Companies that decide to start exporting products or do business internationally, in general, need to facilitate a favorable scenario for their investments.
This reduces uncertainty and optimizes the allocation of resources for business expansion to an international market. A key principle to ensure security in your expansion is building a sound legal strategy. For this, it’s recommended you seek legal assistance.
Learn the techniques to build the right strategy to take your Ecuadorian company across borders.
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Internationalize your Ecuadorian Company? Understand relationships and regulations
It’s important to understand which international regulations and agreements Ecuador is committed to.
Foreign trade activities have three levels of regulation. They are multilateral trade agreements, regional or bilateral trade agreements, and national regulations. The purpose of these three regulations is to eliminate and decrease possible issues at the border. As well as to reduce the impact of the rules applicable to importing products- indirect barriers to trade.
Ecuador is a current member of the World Trade Organization (WTO), the Andean Community, and the Latin American Integration Association (ALADI). These organizations all promote trade and integration among member countries. However, be aware that they may also impose certain binding in-house regulations as well.
In 2016, Ecuador signed a commercial agreement with the European Union (EU), Colombia and Peru. The country also has agreements for preferential market access at various levels with several countries:
- Latin American trade bloc Mercosur, which includes Brazil, Argentina, Paraguay and Uruguay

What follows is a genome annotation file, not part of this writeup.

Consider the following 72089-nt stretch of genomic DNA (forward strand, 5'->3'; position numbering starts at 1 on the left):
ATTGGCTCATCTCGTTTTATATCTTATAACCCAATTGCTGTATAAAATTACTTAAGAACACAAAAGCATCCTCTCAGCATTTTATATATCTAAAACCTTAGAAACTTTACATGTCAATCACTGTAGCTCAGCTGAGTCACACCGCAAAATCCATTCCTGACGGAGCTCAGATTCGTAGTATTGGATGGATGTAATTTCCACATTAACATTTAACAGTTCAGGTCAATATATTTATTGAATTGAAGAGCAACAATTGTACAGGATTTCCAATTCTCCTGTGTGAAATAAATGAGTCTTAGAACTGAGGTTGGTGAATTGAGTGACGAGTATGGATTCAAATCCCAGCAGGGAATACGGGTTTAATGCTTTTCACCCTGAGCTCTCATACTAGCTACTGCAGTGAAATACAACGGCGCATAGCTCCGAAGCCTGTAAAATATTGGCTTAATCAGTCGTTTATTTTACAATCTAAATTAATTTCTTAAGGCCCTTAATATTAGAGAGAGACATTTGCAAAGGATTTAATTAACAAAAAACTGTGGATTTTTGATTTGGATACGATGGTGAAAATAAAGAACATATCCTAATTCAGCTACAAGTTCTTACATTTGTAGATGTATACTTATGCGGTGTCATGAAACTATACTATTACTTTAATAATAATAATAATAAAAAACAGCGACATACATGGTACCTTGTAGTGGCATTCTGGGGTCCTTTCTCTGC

- El Salvador
Relations between Ecuador and the United States are subjected to a program of tariff preferences that extend out to 2020, and are approved within the framework of the Generalized System of Preferences (GSP). During 2018, Ecuador signed an Inclusive Economic Partnership Agreement with the countries of the European Free Trade Association. Ecuador is also seeking membership to the Pacific Alliance, a bloc made up of Chile, Colombia, Mexico and Peru.
Research and analysis
Identify the framework that sets the legal requirements for access to your desired market. Check if Ecuador has a current trade agreement with the country of destination, as they typically involve reduced barriers to trade for certain goods and industries.
Research any tariff preferences and how best your business could approach them for optimal export value. Check any licenses or quotas that might be in force in your destination country for your product(s). Check biosecurity, sanitary or phytosanitary requirements, and if your product could be considered a restricted import in any way.
Analyze any technical or quality standards, and standards for packaging and labeling in the industry your product falls within. The regulations outlined by the EU, Mercosur and Andean Community state that businesses must conduct studies at both regional and national levels to ensure compliance with regulations at both levels. The EU additionally requests that exporters examine the national regulations of their intended destination country for their product as well.
Finally, identify the local tax and regulatory structure in your destination country.
Build your commercial strategy